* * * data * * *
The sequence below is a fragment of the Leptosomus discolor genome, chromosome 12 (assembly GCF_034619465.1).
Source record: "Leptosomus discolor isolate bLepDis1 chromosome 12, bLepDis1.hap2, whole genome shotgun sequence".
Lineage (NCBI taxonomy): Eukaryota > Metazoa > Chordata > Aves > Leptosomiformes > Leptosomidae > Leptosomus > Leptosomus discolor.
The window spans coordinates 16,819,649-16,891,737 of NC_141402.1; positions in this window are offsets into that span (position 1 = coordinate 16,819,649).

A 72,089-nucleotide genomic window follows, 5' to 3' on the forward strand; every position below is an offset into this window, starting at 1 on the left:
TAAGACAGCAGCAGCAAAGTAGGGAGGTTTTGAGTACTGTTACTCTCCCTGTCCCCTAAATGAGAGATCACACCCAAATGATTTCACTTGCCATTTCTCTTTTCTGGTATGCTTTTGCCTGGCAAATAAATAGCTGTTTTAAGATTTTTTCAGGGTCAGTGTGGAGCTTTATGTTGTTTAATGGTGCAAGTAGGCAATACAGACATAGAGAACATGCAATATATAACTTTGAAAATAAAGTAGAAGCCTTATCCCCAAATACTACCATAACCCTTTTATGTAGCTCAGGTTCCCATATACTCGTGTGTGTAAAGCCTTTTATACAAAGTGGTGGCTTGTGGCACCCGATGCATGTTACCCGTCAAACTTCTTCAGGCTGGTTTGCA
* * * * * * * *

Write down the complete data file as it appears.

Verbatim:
The sequence below is a fragment of the Leptosomus discolor genome, chromosome 12 (assembly GCF_034619465.1).
Source record: "Leptosomus discolor isolate bLepDis1 chromosome 12, bLepDis1.hap2, whole genome shotgun sequence".
Lineage (NCBI taxonomy): Eukaryota > Metazoa > Chordata > Aves > Leptosomiformes > Leptosomidae > Leptosomus > Leptosomus discolor.
The window spans coordinates 16,819,649-16,891,737 of NC_141402.1; positions in this window are offsets into that span (position 1 = coordinate 16,819,649).

A 72,089-nucleotide genomic window follows, 5' to 3' on the forward strand; every position below is an offset into this window, starting at 1 on the left:
TAAGACAGCAGCAGCAAAGTAGGGAGGTTTTGAGTACTGTTACTCTCCCTGTCCCCTAAATGAGAGATCACACCCAAATGATTTCACTTGCCATTTCTCTTTTCTGGTATGCTTTTGCCTGGCAAATAAATAGCTGTTTTAAGATTTTTTCAGGGTCAGTGTGGAGCTTTATGTTGTTTAATGGTGCAAGTAGGCAATACAGACATAGAGAACATGCAATATATAACTTTGAAAATAAAGTAGAAGCCTTATCCCCAAATACTACCATAACCCTTTTATGTAGCTCAGGTTCCCATATACTCGTGTGTGTAAAGCCTTTTATACAAAGTGGTGGCTTGTGGCACCCGATGCATGTTACCCGTCAAACTTCTTCAGGCTGGTTTGCA